The Government understands the benefits of infrastructure development to the economy. For this reason, the Vision 2030 document has articulated a significant task to build infrastructure for the future to sustain the envisaged economic development. The financing needs are significant, with African Infrastructure Country Diagnostic report estimating Kenya’s infrastructure funding gap at about USD 2.1billion per year. In simple terms our ability to pay now for infrastructure investment is limited. There is clearly an intergenerational issue to be confronted in relation to the ability to pay and build today for tomorrow.
Beyond the available funding pool, attention needs to be steered towards the root of the problem. The key question is why the finance cannot be found when the economic needs and benefits are so clear? The simple answer is that we tend to fund infrastructure indirectly, for example, through the countrys balance sheets, rather than directly through appropriately pricing the use of the infrastructure.
We have also been over reliant on development partners for support. The global financial crisis has reduced the budget support from the donors over the recent years, meaning less money from the budgetary coffers for power, rail, road and port infrastructure projects. Even though recent budgetary allocations give infrastructure the lions share of the countrys development budget, unless alternative financing is found, the number of key projects failing to achieve funding will grow. The mammoth financing needs present a real gap in infrastructure funding. The country is unlikely to be able to fill the gap, given the pressure on its balance sheets and limited revenue sources.
There is therefore a need to bring together leaders from the public, private and academic sectors to synergize, discuss, debate and forge alliances that enable them to address and seek solutions to infrastructure issues in the East African region. An Institution such as Strathmore Business School is currently focusing on setting up a forum for dialogue and engagement between stakeholders in these sectors in order to interrogate issues facing Public-Private Partnerships (PPPs) in East Africa.
Stopping all stations for a sustainable funding model
Public Private Partnerships (PPPs) and user-pays pricing systems can deliver the revenue stream against which capital can be borrowed or invested to fund construction and operations. This is the reason why Independent Power Producers (IPPs) are able to obtain commercial infrastructure financing at the back of Power Purchase Agreements (PPAs) that promises a level of tariffs provided certain conditions are met. There are a number of IPPs in Kenya and more are being rolled out. Why not borrow the successful mechanisms for the other infrastructure subsectors.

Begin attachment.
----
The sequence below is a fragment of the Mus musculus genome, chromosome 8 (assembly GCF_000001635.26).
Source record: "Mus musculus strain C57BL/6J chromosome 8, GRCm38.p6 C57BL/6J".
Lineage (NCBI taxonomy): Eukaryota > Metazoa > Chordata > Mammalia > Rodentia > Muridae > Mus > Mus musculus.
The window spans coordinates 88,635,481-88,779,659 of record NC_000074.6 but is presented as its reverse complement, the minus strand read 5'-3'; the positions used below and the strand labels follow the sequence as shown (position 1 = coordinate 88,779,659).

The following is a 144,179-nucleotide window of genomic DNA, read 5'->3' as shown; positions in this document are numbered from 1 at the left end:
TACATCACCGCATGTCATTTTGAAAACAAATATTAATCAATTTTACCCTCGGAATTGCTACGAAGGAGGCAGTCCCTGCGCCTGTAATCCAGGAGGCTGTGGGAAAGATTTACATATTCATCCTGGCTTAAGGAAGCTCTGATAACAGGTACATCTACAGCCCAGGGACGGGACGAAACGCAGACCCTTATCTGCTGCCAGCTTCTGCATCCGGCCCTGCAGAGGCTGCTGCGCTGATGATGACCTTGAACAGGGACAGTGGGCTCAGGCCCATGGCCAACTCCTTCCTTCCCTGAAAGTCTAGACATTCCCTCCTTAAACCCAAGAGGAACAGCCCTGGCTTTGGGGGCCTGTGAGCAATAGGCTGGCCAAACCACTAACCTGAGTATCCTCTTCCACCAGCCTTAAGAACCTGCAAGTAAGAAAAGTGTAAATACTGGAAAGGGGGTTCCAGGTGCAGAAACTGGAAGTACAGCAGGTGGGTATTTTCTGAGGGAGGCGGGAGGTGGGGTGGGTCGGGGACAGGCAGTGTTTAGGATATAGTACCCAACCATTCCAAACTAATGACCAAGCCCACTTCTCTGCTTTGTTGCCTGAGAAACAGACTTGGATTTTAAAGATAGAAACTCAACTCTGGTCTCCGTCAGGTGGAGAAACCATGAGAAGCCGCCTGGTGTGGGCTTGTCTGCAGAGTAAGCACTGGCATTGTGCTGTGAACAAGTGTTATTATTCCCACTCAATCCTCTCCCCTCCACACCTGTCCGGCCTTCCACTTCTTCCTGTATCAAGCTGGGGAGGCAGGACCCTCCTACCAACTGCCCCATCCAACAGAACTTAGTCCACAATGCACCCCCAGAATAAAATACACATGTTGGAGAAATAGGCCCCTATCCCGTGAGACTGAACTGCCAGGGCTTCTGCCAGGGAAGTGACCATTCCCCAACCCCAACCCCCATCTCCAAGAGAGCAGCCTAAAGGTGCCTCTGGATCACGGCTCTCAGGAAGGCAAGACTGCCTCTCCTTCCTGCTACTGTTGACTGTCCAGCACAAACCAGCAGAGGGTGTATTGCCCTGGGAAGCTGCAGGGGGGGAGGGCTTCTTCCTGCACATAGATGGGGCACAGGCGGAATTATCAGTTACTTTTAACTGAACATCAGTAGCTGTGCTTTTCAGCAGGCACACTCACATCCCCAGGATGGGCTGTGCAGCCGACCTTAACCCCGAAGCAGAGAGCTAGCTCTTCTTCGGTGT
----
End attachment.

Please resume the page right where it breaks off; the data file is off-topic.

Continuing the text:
PPPs allow appropriate pricing that can support the most economically efficient use of infrastructure. While the fuel levy to fund road maintenance is an existing example of user charging, its revenues may be (mis)appropriated to other priorities. Further this is not discriminatory it does not promote better user behaviours that a well-constructed PPP can do. The recently launched railways development levy is a good attempt by the state to raise extra financing for the standard gauge railway. It is however no different from indirect methods employed before.
Successful PPP are the ones that achieve the right pricing model enabling capital to be attracted through appropriate private models. It is the appropriate pricing of transport use that supports project funding. For example, toll roads have been successfully delivered by both public and private sectors elsewhere. These projects revenue streams from tolling supported their capital raising.
The decision to deliver through a private vehicle needs to relate to the specific needs of the project, efficient allocation of risk, certainty of service outcomes and value for money for the public sector. An opportunity exists, for example, to overhaul the funding of roads through charging some commercial vehicles based on their use (including time of day) and impact on road maintenance. This could not only raise financing for these roads, but also release capacity during the peak hours to efficiently use the existing facilities and delay the need for expensive capacity expansion projects. It also provides a sustainable funding source for our key economic roads and a level playing field for rail.
Running express to long-term solutions, PPP investors are looking for sustainable, safe and long-term investments. Large and viably structured infrastructure projects will logically win attention if policy makers can offer a pricing model that translates into an effective revenue stream for all players government included.
Julius Ngonga will be a speaker at the Building stronger East African Public-Private Partnerships Summit at Strathmore Business School. He is a Partner at Ernst and Young focusing on infrastructure and PPPs advisory. Views expressed in this article are the authors and not necessary of that of EY.